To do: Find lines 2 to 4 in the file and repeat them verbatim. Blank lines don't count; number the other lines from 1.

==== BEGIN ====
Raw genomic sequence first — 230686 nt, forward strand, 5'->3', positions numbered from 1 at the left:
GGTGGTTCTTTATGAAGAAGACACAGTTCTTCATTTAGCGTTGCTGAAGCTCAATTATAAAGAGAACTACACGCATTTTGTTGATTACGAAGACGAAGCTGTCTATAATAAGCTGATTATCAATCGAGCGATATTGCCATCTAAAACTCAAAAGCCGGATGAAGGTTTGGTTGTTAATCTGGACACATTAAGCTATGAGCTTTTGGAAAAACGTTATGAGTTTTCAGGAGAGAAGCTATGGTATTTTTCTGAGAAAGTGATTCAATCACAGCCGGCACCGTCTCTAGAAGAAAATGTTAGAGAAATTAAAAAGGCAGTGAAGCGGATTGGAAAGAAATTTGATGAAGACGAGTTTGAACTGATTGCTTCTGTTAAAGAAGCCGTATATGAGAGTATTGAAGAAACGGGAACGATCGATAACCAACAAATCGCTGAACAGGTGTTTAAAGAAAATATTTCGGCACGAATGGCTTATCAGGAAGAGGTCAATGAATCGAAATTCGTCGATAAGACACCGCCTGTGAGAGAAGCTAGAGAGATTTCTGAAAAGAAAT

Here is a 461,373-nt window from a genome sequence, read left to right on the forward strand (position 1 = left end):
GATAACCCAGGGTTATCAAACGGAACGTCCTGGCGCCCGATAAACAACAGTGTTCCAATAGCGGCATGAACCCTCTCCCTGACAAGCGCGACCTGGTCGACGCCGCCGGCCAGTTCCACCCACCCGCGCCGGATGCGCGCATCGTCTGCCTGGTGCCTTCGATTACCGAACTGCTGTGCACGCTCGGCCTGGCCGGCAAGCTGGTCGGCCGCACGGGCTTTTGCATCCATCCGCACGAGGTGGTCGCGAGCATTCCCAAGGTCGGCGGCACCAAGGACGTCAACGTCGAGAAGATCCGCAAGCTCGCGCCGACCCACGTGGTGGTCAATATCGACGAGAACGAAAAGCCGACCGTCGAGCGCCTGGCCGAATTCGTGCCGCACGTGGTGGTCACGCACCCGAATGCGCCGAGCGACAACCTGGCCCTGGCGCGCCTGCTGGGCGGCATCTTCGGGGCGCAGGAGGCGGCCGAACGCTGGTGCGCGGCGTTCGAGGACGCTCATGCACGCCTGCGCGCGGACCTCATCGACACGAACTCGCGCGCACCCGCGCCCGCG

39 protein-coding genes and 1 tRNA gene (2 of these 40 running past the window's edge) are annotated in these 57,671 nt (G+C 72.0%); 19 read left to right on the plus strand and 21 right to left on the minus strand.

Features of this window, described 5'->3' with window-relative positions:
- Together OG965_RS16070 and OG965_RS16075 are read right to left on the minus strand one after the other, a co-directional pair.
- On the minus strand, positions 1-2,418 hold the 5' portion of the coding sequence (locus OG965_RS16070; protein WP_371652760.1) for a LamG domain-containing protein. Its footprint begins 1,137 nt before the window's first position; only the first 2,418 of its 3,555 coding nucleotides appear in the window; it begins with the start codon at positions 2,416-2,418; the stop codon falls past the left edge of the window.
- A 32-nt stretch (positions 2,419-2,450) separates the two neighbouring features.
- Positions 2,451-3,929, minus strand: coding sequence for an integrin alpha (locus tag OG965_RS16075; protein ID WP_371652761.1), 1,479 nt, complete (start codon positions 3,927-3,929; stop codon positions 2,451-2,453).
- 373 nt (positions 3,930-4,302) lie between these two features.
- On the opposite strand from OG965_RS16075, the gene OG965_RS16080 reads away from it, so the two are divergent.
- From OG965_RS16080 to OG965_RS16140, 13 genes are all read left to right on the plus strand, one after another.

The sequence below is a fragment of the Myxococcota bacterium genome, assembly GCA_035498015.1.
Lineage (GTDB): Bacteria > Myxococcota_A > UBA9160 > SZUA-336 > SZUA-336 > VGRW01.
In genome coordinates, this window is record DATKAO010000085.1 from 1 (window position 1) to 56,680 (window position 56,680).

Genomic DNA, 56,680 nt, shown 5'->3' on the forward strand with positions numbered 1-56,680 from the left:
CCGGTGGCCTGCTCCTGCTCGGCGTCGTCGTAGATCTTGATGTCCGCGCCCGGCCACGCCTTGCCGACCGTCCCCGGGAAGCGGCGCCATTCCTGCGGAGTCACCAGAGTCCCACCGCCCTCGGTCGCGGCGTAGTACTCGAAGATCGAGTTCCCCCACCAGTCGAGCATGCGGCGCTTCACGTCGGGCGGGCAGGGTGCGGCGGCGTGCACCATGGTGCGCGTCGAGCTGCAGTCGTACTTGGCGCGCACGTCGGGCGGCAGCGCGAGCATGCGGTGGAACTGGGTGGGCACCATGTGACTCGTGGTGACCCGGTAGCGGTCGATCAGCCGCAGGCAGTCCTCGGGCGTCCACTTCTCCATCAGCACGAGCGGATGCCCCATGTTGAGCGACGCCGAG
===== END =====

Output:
GGTGGTTCTTTATGAAGAAGACACAGTTCTTCATTTAGCGTTGCTGAAGCTCAATTATAAAGAGAACTACACGCATTTTGTTGATTACGAAGACGAAGCTGTCTATAATAAGCTGATTATCAATCGAGCGATATTGCCATCTAAAACTCAAAAGCCGGATGAAGGTTTGGTTGTTAATCTGGACACATTAAGCTATGAGCTTTTGGAAAAACGTTATGAGTTTTCAGGAGAGAAGCTATGGTATTTTTCTGAGAAAGTGATTCAATCACAGCCGGCACCGTCTCTAGAAGAAAATGTTAGAGAAATTAAAAAGGCAGTGAAGCGGATTGGAAAGAAATTTGATGAAGACGAGTTTGAACTGATTGCTTCTGTTAAAGAAGCCGTATATGAGAGTATTGAAGAAACGGGAACGATCGATAACCAACAAATCGCTGAACAGGTGTTTAAAGAAAATATTTCGGCACGAATGGCTTATCAGGAAGAGGTCAATGAATCGAAATTCGTCGATAAGACACCGCCTGTGAGAGAAGCTAGAGAGATTTCTGAAAAGAAAT

Here is a 461,373-nt window from a genome sequence, read left to right on the forward strand (position 1 = left end):
GATAACCCAGGGTTATCAAACGGAACGTCCTGGCGCCCGATAAACAACAGTGTTCCAATAGCGGCATGAACCCTCTCCCTGACAAGCGCGACCTGGTCGACGCCGCCGGCCAGTTCCACCCACCCGCGCCGGATGCGCGCATCGTCTGCCTGGTGCCTTCGATTACCGAACTGCTGTGCACGCTCGGCCTGGCCGGCAAGCTGGTCGGCCGCACGGGCTTTTGCATCCATCCGCACGAGGTGGTCGCGAGCATTCCCAAGGTCGGCGGCACCAAGGACGTCAACGTCGAGAAGATCCGCAAGCTCGCGCCGACCCACGTGGTGGTCAATATCGACGAGAACGAAAAGCCGACCGTCGAGCGCCTGGCCGAATTCGTGCCGCACGTGGTGGTCACGCACCCGAATGCGCCGAGCGACAACCTGGCCCTGGCGCGCCTGCTGGGCGGCATCTTCGGGGCGCAGGAGGCGGCCGAACGCTGGTGCGCGGCGTTCGAGGACGCTCATGCACGCCTGCGCGCGGACCTCATCGACACGAACTCGCGCGCACCCGCGCCCGCG